Social Choice for Partial Preferences Using Imputation
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Within the field of multiagent systems, the area of computational social choice considers the problems arising when decisions must be made collectively by a group of agents. Usually such systems collect a ranking of the alternatives from each member of the group in turn, and aggregate these individual rankings to arrive at a collective decision. However, when there are many alternatives to consider, individual agents may be unwilling, or unable, to rank all of them, leading to decisions that must be made on the basis of incomplete information. While earlier approaches attempt to work with the provided rankings by making assumptions about the nature of the missing information, this can lead to undesirable outcomes when the assumptions do not hold, and is ill-suited to certain problem domains. In this thesis, we propose a new approach that uses machine learning algorithms (both conventional and purpose-built) to generate plausible completions of each agent’s rankings on the basis of the partial rankings the agent provided (imputations), in a way that reflects the agents’ true preferences. We show that the combination of existing social choice functions with certain classes of imputation algorithms, which forms the core of our proposed solution, is equivalent to a form of social choice. Our system then undergoes an extensive empirical validation under 40 different test conditions, involving more than 50,000 group decision problems generated from real-world electoral data, and is found to outperform existing competitors significantly, leading to better group decisions overall. Detailed empirical findings are also used to characterize the behaviour of the system, and illustrate the circumstances in which it is most advantageous. A general testbed for comparing solutions using real-world and artificial data (Prefmine) is then described, in conjunction with results that justify its design decisions. We move on to propose a new machine learning algorithm intended specifically to learn and impute the preferences of agents, and validate its effectiveness. This Markov-Tree approach is demonstrated to be superior to imputation using conventional machine learning, and has a simple interpretation that characterizes the problems on which it will perform well. Later chapters contain an axiomatic validation of both of our new approaches, as well as techniques for mitigating their manipulability. The thesis concludes with a discussion of the applicability of its contributions, both for multiagent systems and for settings involving human elections. In all, we reveal an interesting connection between machine learning and computational social choice, and introduce a testbed which facilitates future research efforts on computational social choice for partial preferences, by allowing empirical comparisons between competing approaches to be conducted easily, accurately, and quickly. Perhaps most importantly, we offer an important and effective new direction for enabling group decision making when preferences are not completely specified, using imputation methods.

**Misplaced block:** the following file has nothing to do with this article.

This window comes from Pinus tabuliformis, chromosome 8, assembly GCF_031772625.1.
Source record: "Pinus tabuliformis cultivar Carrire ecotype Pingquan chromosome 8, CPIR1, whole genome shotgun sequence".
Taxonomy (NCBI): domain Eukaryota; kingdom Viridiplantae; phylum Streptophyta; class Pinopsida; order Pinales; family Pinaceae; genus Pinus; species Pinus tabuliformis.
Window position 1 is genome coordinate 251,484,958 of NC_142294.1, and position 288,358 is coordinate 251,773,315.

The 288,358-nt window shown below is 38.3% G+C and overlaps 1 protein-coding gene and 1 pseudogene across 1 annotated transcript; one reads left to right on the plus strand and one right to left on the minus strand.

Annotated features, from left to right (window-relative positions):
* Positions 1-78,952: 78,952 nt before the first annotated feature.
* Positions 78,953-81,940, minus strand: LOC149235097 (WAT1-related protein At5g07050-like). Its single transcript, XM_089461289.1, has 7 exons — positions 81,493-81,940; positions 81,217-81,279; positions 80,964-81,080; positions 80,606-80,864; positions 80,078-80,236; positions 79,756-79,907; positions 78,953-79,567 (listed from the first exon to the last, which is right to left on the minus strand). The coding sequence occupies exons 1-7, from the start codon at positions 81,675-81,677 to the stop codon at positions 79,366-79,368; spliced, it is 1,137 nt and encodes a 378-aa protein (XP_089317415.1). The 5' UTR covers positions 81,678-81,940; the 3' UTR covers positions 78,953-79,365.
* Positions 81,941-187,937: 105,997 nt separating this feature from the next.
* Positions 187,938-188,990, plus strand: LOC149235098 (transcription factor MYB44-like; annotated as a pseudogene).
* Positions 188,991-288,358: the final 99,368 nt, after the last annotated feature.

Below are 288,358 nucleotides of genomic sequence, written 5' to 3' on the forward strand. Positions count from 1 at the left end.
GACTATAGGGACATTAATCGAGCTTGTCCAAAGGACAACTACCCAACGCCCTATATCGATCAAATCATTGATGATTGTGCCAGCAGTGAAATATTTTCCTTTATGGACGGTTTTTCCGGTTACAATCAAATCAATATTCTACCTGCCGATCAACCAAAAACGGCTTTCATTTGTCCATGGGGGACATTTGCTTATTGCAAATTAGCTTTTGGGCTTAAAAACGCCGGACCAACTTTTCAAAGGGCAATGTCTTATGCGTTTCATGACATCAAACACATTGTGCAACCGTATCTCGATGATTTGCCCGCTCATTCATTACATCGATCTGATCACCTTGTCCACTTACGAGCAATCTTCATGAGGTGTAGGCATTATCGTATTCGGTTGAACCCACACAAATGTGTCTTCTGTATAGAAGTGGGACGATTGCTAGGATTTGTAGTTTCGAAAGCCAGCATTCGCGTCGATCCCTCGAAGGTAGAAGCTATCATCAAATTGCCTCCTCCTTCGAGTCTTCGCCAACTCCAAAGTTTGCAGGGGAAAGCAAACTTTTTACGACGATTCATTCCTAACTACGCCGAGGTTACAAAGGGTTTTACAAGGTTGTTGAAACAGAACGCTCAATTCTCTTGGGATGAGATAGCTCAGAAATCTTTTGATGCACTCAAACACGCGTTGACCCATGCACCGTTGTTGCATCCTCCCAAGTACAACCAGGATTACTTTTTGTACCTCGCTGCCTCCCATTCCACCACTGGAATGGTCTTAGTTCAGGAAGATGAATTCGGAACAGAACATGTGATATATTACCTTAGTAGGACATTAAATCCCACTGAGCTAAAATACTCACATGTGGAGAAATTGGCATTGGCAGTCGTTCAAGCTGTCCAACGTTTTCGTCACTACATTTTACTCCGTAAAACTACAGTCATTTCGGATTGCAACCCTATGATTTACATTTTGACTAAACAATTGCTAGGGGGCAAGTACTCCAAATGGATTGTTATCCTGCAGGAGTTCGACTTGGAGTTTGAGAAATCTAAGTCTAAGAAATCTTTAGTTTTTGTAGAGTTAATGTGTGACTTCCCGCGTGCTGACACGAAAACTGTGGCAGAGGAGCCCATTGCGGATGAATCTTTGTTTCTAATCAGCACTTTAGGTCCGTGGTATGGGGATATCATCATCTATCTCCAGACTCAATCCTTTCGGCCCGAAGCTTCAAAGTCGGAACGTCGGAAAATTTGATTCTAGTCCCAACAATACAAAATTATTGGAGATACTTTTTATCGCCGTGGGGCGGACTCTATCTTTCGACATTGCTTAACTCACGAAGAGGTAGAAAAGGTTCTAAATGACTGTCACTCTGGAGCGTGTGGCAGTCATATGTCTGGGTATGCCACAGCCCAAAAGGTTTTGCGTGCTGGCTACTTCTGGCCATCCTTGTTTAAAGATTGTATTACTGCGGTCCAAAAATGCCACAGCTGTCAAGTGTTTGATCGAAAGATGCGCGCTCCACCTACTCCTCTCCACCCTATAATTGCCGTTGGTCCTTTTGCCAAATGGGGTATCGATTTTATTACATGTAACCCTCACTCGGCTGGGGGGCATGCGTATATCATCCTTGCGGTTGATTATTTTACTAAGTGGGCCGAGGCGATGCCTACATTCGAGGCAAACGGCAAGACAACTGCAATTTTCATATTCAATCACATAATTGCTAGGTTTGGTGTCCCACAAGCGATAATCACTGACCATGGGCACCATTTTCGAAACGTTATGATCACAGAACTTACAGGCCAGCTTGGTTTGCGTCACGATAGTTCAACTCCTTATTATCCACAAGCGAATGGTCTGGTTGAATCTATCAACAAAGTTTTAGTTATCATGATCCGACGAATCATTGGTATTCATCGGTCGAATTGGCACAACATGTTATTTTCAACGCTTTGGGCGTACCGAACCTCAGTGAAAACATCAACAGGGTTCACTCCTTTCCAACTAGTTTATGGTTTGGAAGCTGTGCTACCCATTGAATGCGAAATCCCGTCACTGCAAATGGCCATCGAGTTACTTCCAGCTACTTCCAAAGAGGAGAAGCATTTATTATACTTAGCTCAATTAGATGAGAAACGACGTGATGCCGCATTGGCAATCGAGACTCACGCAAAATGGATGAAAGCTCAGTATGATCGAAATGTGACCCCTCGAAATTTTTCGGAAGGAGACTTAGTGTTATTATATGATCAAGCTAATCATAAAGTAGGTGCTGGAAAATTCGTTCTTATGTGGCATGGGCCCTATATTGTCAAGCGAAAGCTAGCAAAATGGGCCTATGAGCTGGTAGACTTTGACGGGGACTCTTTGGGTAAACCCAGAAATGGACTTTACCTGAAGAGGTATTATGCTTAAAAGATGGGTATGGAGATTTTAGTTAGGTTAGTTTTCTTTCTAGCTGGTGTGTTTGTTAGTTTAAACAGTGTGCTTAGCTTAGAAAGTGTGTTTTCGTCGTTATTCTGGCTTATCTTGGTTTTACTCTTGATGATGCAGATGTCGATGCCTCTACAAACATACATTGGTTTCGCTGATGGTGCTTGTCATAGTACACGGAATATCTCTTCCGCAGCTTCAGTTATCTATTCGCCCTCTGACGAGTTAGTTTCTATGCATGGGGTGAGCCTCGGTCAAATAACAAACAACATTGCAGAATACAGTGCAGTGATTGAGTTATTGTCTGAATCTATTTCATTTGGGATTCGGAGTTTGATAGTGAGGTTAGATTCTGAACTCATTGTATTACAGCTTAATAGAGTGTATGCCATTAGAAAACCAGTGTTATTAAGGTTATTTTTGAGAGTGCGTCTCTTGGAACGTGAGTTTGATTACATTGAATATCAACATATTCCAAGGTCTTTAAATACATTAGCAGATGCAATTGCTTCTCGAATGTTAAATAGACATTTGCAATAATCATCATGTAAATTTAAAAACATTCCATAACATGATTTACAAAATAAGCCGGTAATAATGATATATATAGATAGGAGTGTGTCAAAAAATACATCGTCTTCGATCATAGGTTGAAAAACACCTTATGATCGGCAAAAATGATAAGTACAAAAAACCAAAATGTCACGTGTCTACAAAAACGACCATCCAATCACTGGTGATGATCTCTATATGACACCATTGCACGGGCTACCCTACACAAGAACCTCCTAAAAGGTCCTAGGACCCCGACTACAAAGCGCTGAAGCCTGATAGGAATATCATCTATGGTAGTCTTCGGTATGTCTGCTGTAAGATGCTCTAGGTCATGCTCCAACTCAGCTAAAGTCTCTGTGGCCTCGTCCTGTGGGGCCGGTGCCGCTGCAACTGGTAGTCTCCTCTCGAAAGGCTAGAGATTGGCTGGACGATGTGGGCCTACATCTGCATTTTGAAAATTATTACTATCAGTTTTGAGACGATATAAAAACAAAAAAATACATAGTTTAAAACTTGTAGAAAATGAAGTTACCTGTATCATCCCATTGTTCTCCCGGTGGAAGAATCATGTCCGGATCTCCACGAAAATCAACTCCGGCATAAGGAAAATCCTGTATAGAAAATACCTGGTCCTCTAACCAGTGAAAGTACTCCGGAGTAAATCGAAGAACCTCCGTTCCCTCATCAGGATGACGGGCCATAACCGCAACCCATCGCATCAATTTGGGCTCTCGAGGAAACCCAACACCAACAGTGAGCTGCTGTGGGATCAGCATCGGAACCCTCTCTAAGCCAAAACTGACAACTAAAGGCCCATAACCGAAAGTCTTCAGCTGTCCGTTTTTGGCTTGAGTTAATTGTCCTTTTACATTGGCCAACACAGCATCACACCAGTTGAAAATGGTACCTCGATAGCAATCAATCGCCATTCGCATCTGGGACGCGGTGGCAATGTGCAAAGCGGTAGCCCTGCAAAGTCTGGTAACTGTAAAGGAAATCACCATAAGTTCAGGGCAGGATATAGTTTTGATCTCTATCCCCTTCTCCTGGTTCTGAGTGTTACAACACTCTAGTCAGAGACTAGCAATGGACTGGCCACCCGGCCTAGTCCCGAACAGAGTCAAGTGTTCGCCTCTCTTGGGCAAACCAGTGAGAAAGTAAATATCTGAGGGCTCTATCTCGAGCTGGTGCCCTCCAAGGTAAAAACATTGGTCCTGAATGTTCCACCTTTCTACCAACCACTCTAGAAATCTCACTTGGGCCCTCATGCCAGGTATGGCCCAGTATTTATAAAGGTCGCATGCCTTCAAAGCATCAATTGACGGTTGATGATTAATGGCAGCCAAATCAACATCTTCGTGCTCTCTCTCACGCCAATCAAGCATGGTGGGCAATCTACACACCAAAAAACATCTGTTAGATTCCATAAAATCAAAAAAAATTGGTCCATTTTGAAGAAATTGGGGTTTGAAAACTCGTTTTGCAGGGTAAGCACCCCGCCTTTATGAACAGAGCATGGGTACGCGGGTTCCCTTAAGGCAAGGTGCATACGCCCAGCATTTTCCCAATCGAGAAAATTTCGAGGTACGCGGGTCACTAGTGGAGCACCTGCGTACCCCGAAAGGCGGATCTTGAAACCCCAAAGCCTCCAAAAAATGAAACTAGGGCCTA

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John Anthony Erskine Doucette (2016). Social Choice for Partial Preferences Using Imputation. UWSpace. http://hdl.handle.net/10012/10564